King Oyster Mushroom with Pumpkin Puree, Chive Oil and Popped Barley

I love autumn and all produce and dishes it comes with. Autumn comes with some of the most exciting treats such as pumpkins, mushrooms, turnips and root vegetables, quinces and stews and soups!
This little vegetarian dish is perfect for autumn and winter as it makes use of some of my favorite autumn ingredients. For this dish, pumpkin (or squash) is roasted until it’s edges turn into caramelized perfection after which it’s whipped into a creamy, silky-soft consistency. The pumpkin puree is then topped with some luxurious seared king oyster mushrooms, some earthy and nutty popped barley for texture and some bright green chive oil for some grassy freshness. This dish really tastes as if you fell face-first into autumn…but, you know, in a good way.


The king oyster mushroom, or king trumpet mushroom is the largest variety of oyster mushroom that is most known for its ‘meaty’ texture and umami flavor. Unlike many other mushrooms – oyster mushrooms in particular – king oyster’s large stem is not tough and woody and takes on a deliciously soft and chewy texture once cooked, which makes it a perfect meat and seafood replacement. Indeed, who hasn’t yet come across one of those dishes featuring ‘vegan scallops’ or ‘vegan mushroom steaks’ made from king oyster mushroom’s round white stem?

Unfortunately, while these mushrooms are very delicious, they also quite pricey… which is why, for this dish, I’ve kept them as plain and pure as possible, only mildly flavored with some salt, pepper and butter (and the slightest hint of garlic), so that you can really savor this luxurious mushroom’s flavour in its most pure form.

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As for the popped barley… this is a totally new area for me. I mean, I love me some popcorn as a snack, but have only recently found out you can pop many different types of grains. They may not all pop up as much as corn does, but, wow, are they full of that nutty, toasted flavour! In this dish in particular they add a very welcome chewy texture and a toastiness that fits so perfectly with these autumnal flavours.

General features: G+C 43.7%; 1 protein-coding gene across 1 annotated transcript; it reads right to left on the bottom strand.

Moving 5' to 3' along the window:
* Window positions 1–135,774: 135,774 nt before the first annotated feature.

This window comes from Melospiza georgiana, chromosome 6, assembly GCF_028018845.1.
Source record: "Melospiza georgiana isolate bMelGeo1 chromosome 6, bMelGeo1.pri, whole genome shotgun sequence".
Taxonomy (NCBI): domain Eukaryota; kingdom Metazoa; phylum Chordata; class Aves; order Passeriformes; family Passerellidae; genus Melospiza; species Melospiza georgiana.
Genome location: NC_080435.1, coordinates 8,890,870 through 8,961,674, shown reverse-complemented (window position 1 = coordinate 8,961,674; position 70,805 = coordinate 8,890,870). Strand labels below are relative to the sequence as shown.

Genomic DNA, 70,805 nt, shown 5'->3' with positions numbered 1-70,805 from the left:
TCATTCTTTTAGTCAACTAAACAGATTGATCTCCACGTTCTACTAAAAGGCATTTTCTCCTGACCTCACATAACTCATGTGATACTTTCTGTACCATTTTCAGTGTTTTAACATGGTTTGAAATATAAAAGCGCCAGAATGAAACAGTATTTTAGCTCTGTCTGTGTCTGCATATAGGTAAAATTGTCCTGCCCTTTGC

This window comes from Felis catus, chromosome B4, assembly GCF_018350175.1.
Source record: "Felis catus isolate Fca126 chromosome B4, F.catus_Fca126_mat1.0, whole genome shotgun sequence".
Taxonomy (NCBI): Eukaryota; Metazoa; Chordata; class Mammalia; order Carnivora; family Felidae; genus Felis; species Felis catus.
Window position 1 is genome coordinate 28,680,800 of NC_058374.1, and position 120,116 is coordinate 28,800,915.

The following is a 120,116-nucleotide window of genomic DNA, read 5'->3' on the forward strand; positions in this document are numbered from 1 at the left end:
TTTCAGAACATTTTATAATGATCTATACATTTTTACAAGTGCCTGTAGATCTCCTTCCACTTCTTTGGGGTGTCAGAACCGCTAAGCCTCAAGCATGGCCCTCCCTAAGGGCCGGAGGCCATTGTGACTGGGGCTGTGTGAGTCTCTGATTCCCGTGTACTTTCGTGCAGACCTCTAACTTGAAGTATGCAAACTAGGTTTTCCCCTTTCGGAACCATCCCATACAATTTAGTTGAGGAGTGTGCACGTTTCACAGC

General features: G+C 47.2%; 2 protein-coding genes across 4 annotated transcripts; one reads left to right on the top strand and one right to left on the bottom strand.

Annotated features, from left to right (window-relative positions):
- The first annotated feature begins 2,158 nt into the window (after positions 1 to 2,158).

Tip: want to turn this dish into a full meal? Boil about 120g (for 4 people) of beluga lentils for 20-25 minutes and top the pumpkin puree with a nice scoop of lentils to give it some more substance (see photograph below).

The same dish, but with beluga lentils to make it more substantial

King Oyster Mushroom with Pumpkin Puree, Chive Oil and Popped Barley

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  • V
Autumn and winter dish with creamy pumpkin puree, seared king oyster mushrooms, chive oil and popped barley.
  • Difficulty:Intermediate
  • Prep Time:20 mins
  • Cook Time:55 mins
  • Serves:4
  • Freezable:No

Nutrition per portion

  • For the chive oil:
  • 150ml vegetable oil
  • Bunch of chives (about 25g) + a few extra sprigs for decorating
  • -
  • 1.5 kg pumpkin (or butternut squash)
  • 80ml whipping cream
  • 2 tablespoons barley (2 tablespoons)
  • 4 large king oyster mushrooms ( of about 80 – 100g each)
  • 2 garlic cloves, smashed
  • 50g butter
  • Salt and pepper to taste
  • Make chive oil (this step can be done a day ahead of using):
  1. Set a very fine mesh sieve over a heatproof bowl.
  2. Puree chives and oil in a food processor until well blended.
  3. Pour chive mixture in a small saucepan over medium heat, stirring occasionally for about 4 - 5 minutes.
  4. Remove oil from heat and strain through the prepared sieve. Leave to cool.
  • Cook the pumpkin:
  1. Preheat the oven to 190 degrees Celsius.
  2. Peel and cut the pumpkin into pieces. Divide over a baking tray and place in the preheated oven for 40 minutes or until soft.
  • Whilst your pumpkin is in the oven, pop the barley:
  1. Place a saucepan over high heat.
  2. When the pan is sufficiently hot (test with some drops of water: they should sizzle upon hitting the pan) add the barley.
  3. Shake the pan from time to time until the (soft) popping dies out. Barley doesn’t quite pop like popcorn, but you should be able to hear a popping sound and the barley should slightly pop open and turn soft and chewy. Set aside until ready to use.
  • Make pumpkin puree:
  1. Place warm, cooked pumpkin in a high-rimmed bowl (or blender) and add the whipping cream. Blend with an immersion (or regular) blender until very smooth. Season with salt and pepper. Cover with some aluminum foil to keep hot while you cook the mushroom.
  • Cooking the mushrooms:
  1. Slice the King oyster mushrooms in half lengthwise and score cut-side in a diamond pattern. Sprinkle some salt on both sides of the mushrooms.
  2. Melt butter with the smashed garlic in a skillet over medium-high heat.
  3. Add mushrooms to the skillet (cut-side down first) and bake until golden brown on both sides. Drizzle over some of the butter whilst cooking.
  • To serve:
  1. divide the pumpkin puree over plates. Place two pieces of cooked mushrooms on top of the puree on each plate. Drizzle over some of the chive oil and sprinkle on some popped barley. Serve warm.
  Tip: want to turn this dish into a full meal? Boil about 120g (for 4 people) of beluga lentils for 20-25 minutes and top the pumpkin puree with a nice scoop of lentils to give it some more substance.  

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